What drum should I buy?
We get a lot of questions about “what drum do you recommend I buy”?
Buy this drum
TOCA Freestyle II Mechanically Tuned Djembe $170.00.
On the Oregon coast, the drum circle drum of choice has a 12-inch head, synthetic head, and a synthetic shell. Smaller than a 12-inch head does not sound deep enough for most people. Larger than a 12-inch head and the drum starts to get unwieldy and can pick up unwanted overtone ringing. Animal skin heads fall out of tune when the humidity goes up. Animal skin heads also break in our climate when they get soft. So all that considered, look for a 12-inch djembe with a synthetic head. We have drum options ranging from $30.00 to $600.00 in this review. The one drum we single out as a favorite prices out at $170.00.
If you are looking for a single recommendation, we like the Freestyle II from TOCA costing around $170.00. (These come in several different color designs.) You can learn more about this drum below.
Let’s break this down some more for those who want more information than a single “buy this” recommendation. There are hundreds of djembes for sale from a half a dozen significant manufactures. But the field of candidates starts to narrow down quickly once you take out all the animal skin head drums.
Entry level drums. ($30.00 to $126.00
Remo 14″ frame drum $30.00
All the drums in this review are Djembes, except this first one. If you want to test the waters and buy an inexpensive, but playable drum, get a recreational synthetic 14-inch frame drum. Remo makes a non-tunable 14” drum that sells for around $30.00. Frame drums are used in most cultures around the world. They are at home in a drum circle. You can use your hand, or use a beater. If you want to step up to a djembe or some other kind of drum latter, you can lend this to a friend when they come to the drum circle with you.
The other entry-level drum circle drums have the following in common. They are all 10-inch or 12-inch head djembes. They all have synthetic heads. All of the heads are not tunable. But all of the heads are replaceable. All of the shells are some kind of plastic or resin. These drums are used in grammar school music classes. They can sound ok. On the benefit side, they are lightweight. And they are low cost.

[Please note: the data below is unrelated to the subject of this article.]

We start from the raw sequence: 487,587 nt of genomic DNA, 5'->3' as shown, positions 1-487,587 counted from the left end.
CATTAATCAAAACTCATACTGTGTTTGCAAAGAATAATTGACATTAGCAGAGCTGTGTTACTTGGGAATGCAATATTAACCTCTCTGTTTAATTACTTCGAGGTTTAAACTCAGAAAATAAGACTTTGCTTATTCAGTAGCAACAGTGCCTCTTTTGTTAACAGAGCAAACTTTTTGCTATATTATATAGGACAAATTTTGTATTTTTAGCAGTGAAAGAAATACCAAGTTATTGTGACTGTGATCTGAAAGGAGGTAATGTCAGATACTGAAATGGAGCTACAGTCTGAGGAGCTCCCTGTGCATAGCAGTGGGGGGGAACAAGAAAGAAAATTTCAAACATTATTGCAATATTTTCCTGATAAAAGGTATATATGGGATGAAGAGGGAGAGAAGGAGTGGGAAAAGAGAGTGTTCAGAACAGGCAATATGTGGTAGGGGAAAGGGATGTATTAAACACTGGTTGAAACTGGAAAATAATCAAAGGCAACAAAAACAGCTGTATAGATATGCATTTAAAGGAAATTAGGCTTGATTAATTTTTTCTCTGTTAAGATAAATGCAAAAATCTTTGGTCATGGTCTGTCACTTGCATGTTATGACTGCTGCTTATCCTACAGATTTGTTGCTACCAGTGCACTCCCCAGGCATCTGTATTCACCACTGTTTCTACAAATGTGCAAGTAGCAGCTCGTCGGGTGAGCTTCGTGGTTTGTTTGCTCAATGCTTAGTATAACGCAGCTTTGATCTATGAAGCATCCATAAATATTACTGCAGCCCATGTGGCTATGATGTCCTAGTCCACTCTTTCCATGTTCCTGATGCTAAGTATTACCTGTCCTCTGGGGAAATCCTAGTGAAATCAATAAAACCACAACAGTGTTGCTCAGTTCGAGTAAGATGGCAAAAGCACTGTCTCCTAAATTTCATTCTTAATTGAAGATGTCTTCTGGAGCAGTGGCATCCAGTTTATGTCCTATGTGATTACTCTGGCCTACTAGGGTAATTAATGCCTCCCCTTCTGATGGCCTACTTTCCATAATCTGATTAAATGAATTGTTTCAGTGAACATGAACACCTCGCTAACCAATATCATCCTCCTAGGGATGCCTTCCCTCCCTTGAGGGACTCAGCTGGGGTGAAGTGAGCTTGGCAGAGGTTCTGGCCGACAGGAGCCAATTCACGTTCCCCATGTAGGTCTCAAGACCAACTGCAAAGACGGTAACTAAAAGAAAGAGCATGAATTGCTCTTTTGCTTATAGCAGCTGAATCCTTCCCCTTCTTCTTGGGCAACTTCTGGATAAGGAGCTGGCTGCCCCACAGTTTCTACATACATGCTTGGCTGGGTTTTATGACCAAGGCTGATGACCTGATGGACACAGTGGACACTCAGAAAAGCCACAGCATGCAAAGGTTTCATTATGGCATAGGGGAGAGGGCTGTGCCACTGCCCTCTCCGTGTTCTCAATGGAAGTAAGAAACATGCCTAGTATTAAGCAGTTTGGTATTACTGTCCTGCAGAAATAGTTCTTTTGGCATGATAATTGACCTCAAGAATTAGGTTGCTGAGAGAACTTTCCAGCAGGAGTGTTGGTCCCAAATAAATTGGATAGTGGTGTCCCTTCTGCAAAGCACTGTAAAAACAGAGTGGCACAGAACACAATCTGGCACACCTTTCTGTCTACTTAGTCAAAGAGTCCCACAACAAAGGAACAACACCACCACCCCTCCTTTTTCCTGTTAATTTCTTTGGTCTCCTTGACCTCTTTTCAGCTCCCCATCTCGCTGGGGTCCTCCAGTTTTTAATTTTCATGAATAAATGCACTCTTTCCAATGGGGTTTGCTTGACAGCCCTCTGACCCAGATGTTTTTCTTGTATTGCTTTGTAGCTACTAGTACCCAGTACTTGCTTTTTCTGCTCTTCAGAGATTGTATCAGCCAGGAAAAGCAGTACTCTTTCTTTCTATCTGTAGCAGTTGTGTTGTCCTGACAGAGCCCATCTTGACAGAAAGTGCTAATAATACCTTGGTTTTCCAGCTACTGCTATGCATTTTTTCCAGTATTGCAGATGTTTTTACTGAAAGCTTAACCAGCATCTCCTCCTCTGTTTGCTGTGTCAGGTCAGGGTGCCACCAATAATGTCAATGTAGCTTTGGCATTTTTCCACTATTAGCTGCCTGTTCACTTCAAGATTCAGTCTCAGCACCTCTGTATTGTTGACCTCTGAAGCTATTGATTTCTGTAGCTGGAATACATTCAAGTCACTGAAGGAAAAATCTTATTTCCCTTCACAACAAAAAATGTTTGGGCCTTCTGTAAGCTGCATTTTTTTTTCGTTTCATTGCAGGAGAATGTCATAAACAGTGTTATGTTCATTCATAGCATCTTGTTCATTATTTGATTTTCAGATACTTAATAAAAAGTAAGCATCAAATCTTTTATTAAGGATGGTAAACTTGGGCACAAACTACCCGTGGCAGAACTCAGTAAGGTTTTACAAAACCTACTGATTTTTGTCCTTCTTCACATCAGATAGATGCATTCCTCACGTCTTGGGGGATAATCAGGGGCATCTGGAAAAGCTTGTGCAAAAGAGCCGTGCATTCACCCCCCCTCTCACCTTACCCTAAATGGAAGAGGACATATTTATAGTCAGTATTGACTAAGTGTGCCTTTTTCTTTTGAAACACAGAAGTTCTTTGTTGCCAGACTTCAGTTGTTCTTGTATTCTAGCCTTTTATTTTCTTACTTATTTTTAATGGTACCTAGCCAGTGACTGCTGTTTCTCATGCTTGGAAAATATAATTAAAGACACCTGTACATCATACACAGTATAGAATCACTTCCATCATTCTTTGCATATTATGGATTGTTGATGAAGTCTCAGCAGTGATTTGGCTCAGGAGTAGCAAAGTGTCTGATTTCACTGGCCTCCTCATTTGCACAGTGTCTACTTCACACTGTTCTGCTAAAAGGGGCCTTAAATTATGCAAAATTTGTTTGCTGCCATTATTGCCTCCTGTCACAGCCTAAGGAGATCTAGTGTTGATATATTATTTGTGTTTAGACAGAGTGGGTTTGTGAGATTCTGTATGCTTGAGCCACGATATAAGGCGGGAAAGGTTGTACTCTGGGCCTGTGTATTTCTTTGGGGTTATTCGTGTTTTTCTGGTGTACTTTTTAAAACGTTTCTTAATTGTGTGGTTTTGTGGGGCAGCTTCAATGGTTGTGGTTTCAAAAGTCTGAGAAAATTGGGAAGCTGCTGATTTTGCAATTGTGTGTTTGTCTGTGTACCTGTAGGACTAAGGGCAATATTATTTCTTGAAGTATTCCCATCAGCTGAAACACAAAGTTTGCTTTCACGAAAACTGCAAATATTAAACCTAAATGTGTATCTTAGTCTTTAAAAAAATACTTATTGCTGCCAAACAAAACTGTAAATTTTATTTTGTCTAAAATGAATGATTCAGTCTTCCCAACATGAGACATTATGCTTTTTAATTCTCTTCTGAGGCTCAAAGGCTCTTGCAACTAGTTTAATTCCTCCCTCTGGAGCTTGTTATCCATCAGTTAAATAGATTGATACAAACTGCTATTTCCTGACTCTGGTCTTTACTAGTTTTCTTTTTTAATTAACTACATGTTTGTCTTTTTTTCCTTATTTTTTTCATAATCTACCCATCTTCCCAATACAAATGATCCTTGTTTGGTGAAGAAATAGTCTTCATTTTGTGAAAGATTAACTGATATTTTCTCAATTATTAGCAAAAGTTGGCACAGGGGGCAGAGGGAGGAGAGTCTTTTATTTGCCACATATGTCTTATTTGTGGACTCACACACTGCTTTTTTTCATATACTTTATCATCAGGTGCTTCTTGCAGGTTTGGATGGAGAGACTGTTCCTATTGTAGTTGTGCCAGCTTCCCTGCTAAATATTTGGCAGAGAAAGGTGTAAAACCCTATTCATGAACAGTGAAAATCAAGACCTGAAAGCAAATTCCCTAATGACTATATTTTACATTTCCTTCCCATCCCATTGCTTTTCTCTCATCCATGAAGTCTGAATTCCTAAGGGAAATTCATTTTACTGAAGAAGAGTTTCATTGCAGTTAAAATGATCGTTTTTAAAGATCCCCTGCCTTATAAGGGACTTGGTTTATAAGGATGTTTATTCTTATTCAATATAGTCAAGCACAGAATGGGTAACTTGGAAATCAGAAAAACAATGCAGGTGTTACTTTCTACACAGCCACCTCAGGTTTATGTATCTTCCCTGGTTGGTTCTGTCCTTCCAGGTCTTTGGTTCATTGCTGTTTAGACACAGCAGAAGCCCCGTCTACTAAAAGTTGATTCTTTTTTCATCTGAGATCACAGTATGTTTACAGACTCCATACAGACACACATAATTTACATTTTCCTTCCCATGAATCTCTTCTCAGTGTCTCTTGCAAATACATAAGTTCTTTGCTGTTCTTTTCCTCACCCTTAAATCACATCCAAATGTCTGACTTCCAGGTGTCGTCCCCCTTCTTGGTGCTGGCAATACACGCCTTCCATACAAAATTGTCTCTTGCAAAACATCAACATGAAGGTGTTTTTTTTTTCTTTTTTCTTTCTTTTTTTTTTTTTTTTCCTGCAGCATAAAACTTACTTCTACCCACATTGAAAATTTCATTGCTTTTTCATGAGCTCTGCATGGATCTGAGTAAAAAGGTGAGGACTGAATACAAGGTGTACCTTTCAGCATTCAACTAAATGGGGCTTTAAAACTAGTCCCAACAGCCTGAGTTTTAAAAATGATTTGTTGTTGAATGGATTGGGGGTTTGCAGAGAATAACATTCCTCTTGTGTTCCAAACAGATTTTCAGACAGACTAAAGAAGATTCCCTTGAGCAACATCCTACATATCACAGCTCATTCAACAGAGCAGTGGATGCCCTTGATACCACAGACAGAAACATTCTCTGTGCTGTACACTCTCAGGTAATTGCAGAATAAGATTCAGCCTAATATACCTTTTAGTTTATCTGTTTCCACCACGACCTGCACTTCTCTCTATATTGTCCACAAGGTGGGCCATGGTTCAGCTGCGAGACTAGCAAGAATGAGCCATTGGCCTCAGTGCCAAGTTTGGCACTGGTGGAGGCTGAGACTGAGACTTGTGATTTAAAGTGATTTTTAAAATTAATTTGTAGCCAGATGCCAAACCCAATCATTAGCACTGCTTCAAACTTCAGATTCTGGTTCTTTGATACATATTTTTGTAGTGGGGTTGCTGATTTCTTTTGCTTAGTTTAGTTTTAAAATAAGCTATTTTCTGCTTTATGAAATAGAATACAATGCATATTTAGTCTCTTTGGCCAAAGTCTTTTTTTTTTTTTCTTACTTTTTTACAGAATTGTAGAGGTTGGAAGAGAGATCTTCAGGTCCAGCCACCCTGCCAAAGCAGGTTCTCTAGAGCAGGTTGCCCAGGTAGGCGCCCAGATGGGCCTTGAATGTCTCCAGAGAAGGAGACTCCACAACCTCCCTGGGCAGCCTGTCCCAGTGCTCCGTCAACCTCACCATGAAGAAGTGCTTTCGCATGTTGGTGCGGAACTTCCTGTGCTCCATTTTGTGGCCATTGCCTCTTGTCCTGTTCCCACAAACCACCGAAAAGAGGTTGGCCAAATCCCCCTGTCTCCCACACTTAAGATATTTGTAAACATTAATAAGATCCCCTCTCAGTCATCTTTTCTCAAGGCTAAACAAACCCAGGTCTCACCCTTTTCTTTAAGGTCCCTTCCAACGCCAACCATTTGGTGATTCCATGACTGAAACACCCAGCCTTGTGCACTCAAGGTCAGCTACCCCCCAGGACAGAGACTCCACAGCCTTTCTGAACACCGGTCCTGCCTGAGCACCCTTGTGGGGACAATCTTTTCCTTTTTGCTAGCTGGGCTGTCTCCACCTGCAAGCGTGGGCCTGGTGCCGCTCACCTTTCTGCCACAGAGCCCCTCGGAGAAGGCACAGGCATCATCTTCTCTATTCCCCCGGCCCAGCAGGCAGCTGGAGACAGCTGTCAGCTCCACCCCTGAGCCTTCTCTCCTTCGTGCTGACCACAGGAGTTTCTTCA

Meinl Viva Rhythm 12” djembe $100.00
What is nice about this entry level djembe is that it is a full 12-inch size. The size is correct for a djembe. Most of the djembes that have removable heads that are not adjustable have 10-inch heads. The 12-inch size and replaceable head moves this drum into the realm of a “real drum”.
10″ Remo Festival Djembe Drum $126.00
The 10″ Remo Festival Djembe drum sounds a bit weak because it is only has a 10-inch head. But as an entry level djembe, it is a real drum and not a toy. Remo is the king of synthetic drum heads. So the head on this drum is the real thing. It weighs around 5 pounds. You could strap this on your shoulder if you wanted to take it to a political rally, or even dance around a fire on the beach. The head slides on to the shell. The shell made from recycled materials. When you pick up the drum you can feel that the shell is thin but strong. The head is also special in the world of Remo drumheads. The head material is a new design called black suede. Only a few top end Remo djembes have this black suede head. Interesting drum overall. This drum is absolutely carefree. Grab it and start playing. If you want to drum and dance at the same time, this is YOUR drum.